His carefully controlled life is turned upside down when he has to share his room with a painter working on the hotel and his view of the world and of his own future changes dramatically.
Glenn Close introduced the film an described it as a labor of love that she has spent 15 years working on. Her acting is superb and the story is very funny when it tries to be and truly touching without being cloy or saccharine. While Glenn’s performance stands out, none of the cast come up short and Janet McTeer is also particularly strong.
Pina is Wim Wenders tribute to Pina Bausch in 3D. I’m not a big dance fan, not even ballet let alone modern dance, but this was a very beautiful film and I enjoyed it. Wim Wenders introduced the film and told the audience how he had met Pina 20 or more years before starting production and had wanted to make a film about her. For all of those 20 years every time they crossed paths she asked if he was ready to make his film and he said he didn’t know how, but was learning.
Wenders said he was quite taken by 3D, specifically U2 3D which he thought was a great name, but more so that the 3D technology used was sufficient to capture the essence of Pina’s dance, and so he began production, but just before production was to commence, Pina passed away.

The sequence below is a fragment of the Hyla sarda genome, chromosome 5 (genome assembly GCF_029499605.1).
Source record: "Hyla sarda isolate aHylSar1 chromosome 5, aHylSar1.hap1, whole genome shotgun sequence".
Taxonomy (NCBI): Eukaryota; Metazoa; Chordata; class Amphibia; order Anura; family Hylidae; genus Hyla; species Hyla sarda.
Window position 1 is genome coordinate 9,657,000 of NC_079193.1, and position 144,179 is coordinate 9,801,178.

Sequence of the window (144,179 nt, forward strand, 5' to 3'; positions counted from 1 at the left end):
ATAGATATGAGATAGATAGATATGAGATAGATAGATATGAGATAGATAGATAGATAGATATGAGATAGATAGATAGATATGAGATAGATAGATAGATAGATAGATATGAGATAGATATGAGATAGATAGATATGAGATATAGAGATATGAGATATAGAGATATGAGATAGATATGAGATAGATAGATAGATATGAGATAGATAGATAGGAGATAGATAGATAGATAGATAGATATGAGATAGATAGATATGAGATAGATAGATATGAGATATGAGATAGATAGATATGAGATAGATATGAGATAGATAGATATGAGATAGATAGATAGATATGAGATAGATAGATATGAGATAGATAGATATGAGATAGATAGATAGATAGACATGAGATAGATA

The dancers in her troupe convinced him that he should make the film, that it is what she would have wanted, and so the film is both an beautifully shot document of Pina’s dance troupe and a tribute to Pina.
I’ve been involved with 3D film for a long time (going back 16 years I built a stereo rig from a pair of Arriflex cameras for Michael Naimark’s Be Here Now). This was the first time I got to see Dolby’s double-tristmus 3D . The way it works is each projector projects an approximately RGB signal, but with the exact wavelengths of RG&B shifted between them (and not shared). The passive glasses pass only the correct eye’s 3 color wavelengths and reject the rest. Looking through them, one is slightly magenta shifted and one slightly cyan shifted, but you quickly compensate for the slight color error, especially since one eye errs one direction and the other the opposite. If you look through both a left eye and a right eye filter (say by borrowing your neighbors pair and putting them over yours upside down), almost no light passes.
The 3D quality of the movie is quite good, better than shutter glasses with less peripheral annoyance. Only very bright highlights (like the glint of lights in a dancer’s eye) exhibited odd stereo artifacts. It is commonly noted that the focal accommodation and parallax accommodation of a stereoscopic projection is very wrong–your eyes focus on the same plane (the screen) no matter what the image displacement is, so your mind gets two conflicting data inputs – one saying “I see 3D” and the other saying “I’m focusing on a plane” and the result is eye strain and often headaches, and this technology is no different. It definitely caused some eye strain to watch it, but the effect was good and overall I’d say worth it.